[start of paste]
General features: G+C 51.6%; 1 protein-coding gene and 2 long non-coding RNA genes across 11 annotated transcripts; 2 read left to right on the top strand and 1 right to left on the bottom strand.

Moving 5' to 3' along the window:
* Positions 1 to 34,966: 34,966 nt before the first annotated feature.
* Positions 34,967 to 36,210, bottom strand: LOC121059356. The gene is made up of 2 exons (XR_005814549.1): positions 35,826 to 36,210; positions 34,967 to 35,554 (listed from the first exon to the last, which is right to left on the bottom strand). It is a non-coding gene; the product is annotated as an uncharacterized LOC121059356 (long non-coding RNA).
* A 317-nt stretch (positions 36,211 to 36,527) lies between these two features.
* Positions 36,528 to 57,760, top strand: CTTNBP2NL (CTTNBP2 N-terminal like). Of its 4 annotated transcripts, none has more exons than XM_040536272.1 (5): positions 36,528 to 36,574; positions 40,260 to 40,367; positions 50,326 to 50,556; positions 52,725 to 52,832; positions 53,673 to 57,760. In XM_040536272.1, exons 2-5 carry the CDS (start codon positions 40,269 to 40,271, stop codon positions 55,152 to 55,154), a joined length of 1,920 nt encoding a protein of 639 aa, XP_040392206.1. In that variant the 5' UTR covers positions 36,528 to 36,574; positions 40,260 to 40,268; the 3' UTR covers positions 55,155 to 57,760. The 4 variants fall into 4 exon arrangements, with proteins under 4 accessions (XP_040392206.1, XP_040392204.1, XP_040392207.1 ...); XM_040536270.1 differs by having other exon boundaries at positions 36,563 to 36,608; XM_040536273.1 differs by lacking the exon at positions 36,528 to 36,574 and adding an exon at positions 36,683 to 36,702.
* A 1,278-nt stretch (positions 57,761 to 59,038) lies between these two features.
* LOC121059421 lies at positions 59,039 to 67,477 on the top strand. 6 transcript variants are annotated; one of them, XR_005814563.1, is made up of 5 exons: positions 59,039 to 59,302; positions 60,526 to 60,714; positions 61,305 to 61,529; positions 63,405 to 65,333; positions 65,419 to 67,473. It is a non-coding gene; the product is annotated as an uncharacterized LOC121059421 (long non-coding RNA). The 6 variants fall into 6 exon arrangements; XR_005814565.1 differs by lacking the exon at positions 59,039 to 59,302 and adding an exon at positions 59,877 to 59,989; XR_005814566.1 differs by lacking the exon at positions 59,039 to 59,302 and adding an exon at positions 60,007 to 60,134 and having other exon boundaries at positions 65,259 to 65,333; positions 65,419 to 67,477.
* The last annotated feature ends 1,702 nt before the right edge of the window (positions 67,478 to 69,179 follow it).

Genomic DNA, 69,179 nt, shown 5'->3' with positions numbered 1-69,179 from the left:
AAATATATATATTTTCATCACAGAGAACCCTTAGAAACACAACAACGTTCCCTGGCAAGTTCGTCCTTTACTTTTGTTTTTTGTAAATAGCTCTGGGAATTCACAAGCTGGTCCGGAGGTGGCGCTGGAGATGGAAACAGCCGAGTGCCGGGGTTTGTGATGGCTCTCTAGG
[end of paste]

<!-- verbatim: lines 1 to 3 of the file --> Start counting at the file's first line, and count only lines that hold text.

General features: G+C 51.6%; 1 protein-coding gene and 2 long non-coding RNA genes across 11 annotated transcripts; 2 read left to right on the top strand and 1 right to left on the bottom strand.

Moving 5' to 3' along the window:
* Positions 1 to 34,966: 34,966 nt before the first annotated feature.